Anchored by Jake Tapper, The Lead airs at 4pm on CNN.
Former GOP presidential candidate Rick Santorum, plus Shonda Rhimes.
To really understand the push-pull over the bungled talking points in the wake of the Benghazi attack, you have to understand the nature of the U.S. presence in that city.
Officially, the U.S. presence was a diplomatic compound under the State Department's purview.
"The diplomatic facility in Benghazi would be closed until further notice," then-State Department spokeswoman Victoria Nuland announced last October.
But in practice - and this is what so few people have focused on - the larger U.S. presence was in a secret outpost operated by the CIA.
About 30 people were evacuated from Benghazi the morning after the deadly attack last September 11; more than 20 of them were CIA employees.
Clearly the larger mission in Benghazi was covert.
The Egyptian prosecutor's office says evidence shows three suspects linked to al Qaeda targeted the U.S. and French embassies in Cairo, as well as an Egyptian army facility in the Sinai Peninsula, according to state news.
CNN has not been able to independently confirm the reported targets.
Over the weekend, Egypt's interior minister announced the arrests of three militants who allegedly were plotting to attack a Western embassy and other targets. Both the U.S. embassy and a spokesman for Egypt's interior ministry have refused to comment on specific targets.
"Al Qaeda and groups like it haven't traditionally been operating in Cairo very much," said CNN national security analyst Peter Bergen.
Call it the second-term curse. Up until now, President Barack Obama has for the most part avoided getting caught up in scandals. But this month's triple whopper of the Benghazi debacle, the IRS fiasco and, now, the news that the Department of Justice seized the phone records of AP journalists puts the Obama administration in good company with other second-term presidents: Nixon, Clinton, Reagan, George W. Bush, and more. All suffered through scandals that would have threatened their re-elections, had they happened sooner.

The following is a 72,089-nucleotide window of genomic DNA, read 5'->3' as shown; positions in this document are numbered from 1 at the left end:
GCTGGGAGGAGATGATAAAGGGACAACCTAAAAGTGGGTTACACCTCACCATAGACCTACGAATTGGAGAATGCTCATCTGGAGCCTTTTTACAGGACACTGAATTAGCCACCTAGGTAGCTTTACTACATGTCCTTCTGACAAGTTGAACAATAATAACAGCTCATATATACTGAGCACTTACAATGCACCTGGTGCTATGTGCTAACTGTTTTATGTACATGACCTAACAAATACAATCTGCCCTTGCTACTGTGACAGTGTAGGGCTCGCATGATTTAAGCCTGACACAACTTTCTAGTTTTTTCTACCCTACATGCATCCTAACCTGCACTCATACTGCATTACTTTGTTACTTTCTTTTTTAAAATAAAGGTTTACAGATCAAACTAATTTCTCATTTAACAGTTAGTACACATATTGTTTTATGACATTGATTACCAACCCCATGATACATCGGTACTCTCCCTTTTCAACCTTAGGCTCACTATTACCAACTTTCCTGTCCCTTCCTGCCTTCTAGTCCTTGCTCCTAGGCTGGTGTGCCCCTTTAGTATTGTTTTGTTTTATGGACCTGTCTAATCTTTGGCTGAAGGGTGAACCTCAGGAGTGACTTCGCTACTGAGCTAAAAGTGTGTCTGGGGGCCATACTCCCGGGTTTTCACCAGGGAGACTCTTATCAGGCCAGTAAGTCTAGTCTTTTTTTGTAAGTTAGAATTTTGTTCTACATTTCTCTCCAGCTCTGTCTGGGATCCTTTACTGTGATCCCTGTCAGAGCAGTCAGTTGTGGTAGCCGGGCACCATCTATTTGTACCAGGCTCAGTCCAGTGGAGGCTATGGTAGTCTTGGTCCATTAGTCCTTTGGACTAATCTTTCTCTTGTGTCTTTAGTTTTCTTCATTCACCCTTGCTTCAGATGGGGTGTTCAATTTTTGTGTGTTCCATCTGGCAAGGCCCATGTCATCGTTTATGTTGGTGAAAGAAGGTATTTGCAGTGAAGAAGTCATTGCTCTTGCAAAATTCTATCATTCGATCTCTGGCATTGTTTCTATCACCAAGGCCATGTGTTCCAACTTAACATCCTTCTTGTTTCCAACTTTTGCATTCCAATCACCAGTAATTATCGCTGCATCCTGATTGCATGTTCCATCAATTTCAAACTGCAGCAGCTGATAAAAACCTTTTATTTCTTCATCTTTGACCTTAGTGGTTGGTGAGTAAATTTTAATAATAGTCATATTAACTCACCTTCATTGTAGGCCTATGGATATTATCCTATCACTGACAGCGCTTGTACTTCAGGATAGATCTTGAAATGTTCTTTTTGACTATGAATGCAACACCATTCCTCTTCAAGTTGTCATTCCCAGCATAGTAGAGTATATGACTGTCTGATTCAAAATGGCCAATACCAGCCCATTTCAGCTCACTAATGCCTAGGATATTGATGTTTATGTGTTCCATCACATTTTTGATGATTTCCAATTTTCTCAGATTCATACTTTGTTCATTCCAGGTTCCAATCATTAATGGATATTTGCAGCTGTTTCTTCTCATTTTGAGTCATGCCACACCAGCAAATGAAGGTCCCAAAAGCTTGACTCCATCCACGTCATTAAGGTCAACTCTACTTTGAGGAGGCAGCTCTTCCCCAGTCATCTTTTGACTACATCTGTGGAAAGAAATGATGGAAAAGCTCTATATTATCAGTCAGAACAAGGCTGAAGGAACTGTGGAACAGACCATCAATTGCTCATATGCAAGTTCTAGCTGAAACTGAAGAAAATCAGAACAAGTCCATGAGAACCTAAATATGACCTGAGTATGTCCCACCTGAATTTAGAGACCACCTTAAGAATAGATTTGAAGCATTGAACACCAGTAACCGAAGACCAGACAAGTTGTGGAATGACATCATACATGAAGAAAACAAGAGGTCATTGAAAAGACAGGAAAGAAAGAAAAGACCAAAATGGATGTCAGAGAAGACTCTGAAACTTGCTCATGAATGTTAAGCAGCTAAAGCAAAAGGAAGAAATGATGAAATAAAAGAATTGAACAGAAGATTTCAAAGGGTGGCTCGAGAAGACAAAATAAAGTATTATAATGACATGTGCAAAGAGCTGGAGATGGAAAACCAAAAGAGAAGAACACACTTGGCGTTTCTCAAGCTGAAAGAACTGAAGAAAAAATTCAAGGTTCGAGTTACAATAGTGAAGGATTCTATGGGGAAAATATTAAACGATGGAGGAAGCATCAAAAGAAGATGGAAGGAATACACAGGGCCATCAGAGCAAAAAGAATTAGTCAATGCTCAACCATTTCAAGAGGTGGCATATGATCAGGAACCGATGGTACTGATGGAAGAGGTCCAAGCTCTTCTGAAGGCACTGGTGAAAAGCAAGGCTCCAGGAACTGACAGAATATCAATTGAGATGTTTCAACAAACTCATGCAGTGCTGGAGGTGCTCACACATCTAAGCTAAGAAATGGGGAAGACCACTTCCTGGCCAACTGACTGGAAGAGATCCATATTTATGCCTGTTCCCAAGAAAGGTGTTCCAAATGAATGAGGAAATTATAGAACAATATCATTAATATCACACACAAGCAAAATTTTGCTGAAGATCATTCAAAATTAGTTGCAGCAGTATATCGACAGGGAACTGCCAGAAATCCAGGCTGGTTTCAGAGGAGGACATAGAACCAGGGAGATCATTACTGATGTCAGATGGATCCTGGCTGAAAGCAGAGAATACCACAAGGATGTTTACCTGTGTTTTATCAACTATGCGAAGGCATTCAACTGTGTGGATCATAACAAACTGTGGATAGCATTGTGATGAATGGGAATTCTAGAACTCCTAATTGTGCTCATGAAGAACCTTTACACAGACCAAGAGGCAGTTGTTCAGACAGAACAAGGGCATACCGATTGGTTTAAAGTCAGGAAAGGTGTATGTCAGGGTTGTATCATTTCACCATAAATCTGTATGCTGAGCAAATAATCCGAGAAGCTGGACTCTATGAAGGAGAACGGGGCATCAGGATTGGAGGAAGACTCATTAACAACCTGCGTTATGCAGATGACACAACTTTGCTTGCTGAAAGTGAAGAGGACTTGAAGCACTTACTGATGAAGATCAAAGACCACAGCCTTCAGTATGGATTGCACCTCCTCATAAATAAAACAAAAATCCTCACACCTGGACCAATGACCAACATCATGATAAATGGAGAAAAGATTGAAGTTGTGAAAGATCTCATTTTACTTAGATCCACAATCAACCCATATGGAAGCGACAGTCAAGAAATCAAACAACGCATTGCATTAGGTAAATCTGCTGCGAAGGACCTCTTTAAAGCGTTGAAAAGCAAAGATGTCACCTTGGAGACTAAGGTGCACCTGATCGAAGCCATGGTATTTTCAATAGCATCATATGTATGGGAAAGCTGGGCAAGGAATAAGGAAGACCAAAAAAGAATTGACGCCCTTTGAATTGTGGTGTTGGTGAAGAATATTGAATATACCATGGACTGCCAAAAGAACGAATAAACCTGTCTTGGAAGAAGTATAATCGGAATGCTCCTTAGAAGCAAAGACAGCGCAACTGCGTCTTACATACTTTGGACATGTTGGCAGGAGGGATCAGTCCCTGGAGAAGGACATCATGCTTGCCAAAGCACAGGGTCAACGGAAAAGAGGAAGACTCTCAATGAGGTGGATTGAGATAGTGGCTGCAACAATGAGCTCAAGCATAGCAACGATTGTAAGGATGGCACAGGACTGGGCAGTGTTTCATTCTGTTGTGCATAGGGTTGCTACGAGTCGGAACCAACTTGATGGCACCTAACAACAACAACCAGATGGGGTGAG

"Part of it is just the odds catching up with you, 1600 Pennsylvania Avenue is a dangerous place, you stay there long enough bad things happen," said CNN senior political analyst Ron Brownstein. "You stay there long enough, someone, somewhere does something wrong."
The Russians say they caught an American spy red-handed, and they are kicking him out of the country. Ryan Fogle - if that is his real name - works as a diplomat at the U.S. embassy in Moscow. At least that's his day job, according to the Russians. The FSB - Russia's successor to the KGB - believes he is actually a CIA agent.
The Russians say they arrested him while he was trying to recruit a Russian official. Russian TV cameras were there when Fogle was hauled away. The Russians say he had a whole spy kit on him, complete with a wad of cash, a compass, maps, and wigs. The FSB also claims he had a letter on him addressed to a recruit, with instructions on creating a Gmail account for secret communications.
Former CIA officer Peter Brookes said the letter could have been planted, saying CIA agents would not be caught with such items in their pockets.
"There could be some theater here," said Brookes. "If they did get someone involved in espionage, they may want to deter further espionage, as well as Russians from participating in espionage."
Fogle was brought in for questioning, and later turned over to the U.S. embassy. But Russia has ordered him out of the country.
There has been no comment on this incident from the U.S. embassy.